What Are the Different Uses of Juniper Berries?

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Gin and juniper go well together, and gin likely wouldn't be the same if manufactured without these fragrant, pungent berries, but juniper itself has a variety of other uses. In food, for instance, dried, crushed juniper berries add flavor to meat dishes, sauces, stuffing and fruitcakes or preserves. Juniper berries have a variety of medicinal uses as well, and have long been a part of the herbalists repertoire. Additionally, when it comes to warding off the "evil eye" or predatory demons, juniper has long been a stand by, at least in some ancient cultures.

Juniper berries are the ingredient in gin that gives it its distinctive taste. Gin recipes vary considerably and can consist of a wide array of citrus and botanical ingredients, but they almost always include a high percentage of juniper. The traditional way of adding juniper to gin is by first distilling a pure alcohol, then redistilling it with the juniper berries and other ingredients. This process results in what is called "distilled gin." An alternate, though less respected, way to impart juniper flavor in gin is to add essential oils or flavors to the pure spirits by simply mixing the flavoring into the alcohol before bottling. The resulting product is called "composite gin."


Meat dishes such as rabbit, veal, beef, pork and duck can be enhanced with juniper berries as well. It can also be used in sweet and savory sauces as well as stuffing, particularly when prepared to accompany meat dishes. In some of the denser desserts, including fruitcake and mincemeat, the pungent flavor of juniper adds to the mingle of sweet and spicy flavoring. The best way to preserve the flavor of juniper berries for culinary use is to keep dried, whole berries on hand and then crush, chop or grind them right before use.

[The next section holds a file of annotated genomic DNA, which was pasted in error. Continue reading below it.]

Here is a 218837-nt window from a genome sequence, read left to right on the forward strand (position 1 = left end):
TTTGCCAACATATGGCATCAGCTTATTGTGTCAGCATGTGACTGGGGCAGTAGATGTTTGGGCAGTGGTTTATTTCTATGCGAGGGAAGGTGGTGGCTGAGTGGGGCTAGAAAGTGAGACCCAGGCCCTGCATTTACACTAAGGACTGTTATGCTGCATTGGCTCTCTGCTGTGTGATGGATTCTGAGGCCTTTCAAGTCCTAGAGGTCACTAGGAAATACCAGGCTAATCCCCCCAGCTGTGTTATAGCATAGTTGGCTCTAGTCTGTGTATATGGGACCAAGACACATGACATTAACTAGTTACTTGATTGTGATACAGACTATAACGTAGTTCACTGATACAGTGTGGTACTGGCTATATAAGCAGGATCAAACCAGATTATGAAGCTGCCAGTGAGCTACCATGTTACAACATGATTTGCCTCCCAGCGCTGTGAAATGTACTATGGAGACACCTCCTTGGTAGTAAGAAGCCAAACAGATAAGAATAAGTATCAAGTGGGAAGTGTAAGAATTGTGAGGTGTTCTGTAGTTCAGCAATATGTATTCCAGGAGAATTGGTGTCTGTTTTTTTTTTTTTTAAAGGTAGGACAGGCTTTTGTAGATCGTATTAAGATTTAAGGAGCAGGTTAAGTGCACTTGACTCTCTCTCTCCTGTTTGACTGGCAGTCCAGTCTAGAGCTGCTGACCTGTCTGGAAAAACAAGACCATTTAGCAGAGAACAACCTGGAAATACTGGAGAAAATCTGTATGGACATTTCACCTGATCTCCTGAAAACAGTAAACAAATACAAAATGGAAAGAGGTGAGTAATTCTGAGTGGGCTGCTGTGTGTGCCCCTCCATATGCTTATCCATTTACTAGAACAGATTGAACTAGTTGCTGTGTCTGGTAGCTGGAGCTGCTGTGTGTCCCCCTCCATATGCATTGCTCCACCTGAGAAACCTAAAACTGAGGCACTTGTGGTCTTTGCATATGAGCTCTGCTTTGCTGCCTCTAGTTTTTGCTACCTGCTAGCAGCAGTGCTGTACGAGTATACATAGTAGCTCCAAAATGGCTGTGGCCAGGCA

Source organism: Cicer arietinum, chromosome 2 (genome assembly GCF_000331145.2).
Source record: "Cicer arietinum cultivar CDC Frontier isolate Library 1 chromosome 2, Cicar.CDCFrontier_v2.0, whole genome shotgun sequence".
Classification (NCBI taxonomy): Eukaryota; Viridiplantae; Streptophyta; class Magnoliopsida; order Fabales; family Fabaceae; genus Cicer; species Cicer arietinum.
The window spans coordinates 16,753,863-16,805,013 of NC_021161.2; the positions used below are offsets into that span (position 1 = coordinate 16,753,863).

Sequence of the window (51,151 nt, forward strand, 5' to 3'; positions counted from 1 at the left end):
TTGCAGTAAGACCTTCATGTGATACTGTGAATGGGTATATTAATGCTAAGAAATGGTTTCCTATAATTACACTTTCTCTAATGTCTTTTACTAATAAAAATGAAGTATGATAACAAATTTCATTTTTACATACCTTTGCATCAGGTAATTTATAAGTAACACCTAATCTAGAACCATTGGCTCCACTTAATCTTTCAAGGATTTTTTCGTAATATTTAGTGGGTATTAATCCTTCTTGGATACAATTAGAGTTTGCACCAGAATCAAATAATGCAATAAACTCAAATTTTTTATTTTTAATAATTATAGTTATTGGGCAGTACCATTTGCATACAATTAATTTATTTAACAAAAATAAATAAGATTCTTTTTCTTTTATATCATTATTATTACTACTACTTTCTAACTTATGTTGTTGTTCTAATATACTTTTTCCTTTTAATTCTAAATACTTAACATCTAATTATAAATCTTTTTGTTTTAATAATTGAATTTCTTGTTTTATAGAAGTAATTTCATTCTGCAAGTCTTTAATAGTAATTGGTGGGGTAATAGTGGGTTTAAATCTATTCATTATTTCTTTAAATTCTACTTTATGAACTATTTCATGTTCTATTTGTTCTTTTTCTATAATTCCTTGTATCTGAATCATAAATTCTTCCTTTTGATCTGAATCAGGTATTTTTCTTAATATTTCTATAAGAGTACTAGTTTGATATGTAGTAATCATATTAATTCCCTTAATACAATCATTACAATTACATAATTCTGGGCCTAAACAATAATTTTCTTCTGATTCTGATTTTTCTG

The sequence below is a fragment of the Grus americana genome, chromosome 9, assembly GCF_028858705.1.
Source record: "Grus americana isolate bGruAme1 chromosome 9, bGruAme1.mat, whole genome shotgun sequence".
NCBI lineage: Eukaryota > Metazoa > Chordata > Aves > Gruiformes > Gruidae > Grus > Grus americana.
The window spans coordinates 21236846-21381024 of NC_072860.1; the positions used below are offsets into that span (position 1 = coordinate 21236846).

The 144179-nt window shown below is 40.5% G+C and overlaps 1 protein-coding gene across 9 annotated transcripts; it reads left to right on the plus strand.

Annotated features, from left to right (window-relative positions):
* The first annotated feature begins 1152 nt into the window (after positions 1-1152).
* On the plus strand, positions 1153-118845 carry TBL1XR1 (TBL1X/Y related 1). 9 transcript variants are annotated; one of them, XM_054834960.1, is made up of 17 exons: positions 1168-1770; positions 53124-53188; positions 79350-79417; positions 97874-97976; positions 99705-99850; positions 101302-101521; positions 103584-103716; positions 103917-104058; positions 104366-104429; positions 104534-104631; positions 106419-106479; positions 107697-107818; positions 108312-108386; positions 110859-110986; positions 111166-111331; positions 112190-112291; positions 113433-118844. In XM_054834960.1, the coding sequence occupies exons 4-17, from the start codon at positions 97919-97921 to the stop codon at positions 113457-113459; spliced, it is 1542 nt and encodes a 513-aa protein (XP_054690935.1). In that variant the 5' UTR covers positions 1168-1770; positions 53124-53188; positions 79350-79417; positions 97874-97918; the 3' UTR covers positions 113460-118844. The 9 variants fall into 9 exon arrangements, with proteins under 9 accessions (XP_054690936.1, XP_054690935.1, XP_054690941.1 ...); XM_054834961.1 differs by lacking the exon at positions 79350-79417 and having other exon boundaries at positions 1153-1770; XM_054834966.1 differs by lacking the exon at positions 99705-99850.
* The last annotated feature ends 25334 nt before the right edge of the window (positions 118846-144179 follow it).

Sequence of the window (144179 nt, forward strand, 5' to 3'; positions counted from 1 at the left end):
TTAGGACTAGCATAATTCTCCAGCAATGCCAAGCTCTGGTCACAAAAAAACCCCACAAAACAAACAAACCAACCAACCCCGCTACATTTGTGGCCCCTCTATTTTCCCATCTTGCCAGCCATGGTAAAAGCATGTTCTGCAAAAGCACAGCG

Medicinally, juniper can help relieve gas and stomach upset, and other digestive problems. Juniper has diuretic properties and is used to treat urinary tract problems as well. Egyptians have been using juniper medicinally as far back as 1500 BC. Romans were familiar with the herb predominately for treating gastrointestinal problems.

As a medicine, juniper berries can be consumed as an extract or a tea. Though generally safe in small doses, long-term use can cause complications. It is best to take any herbal medicine under the observation of a trained herbalist or physician. Juniper should be avoided by pregnant women and people with kidney problems.

Consumables aside, juniper berries have carved another place in history. In Scotland, it was believed that juniper berries could protect people and homes against the "evil eye." This was a term people used to indicate witches. Additionally, in Tibetan culture it was believed that juniper could keep demons at bay.


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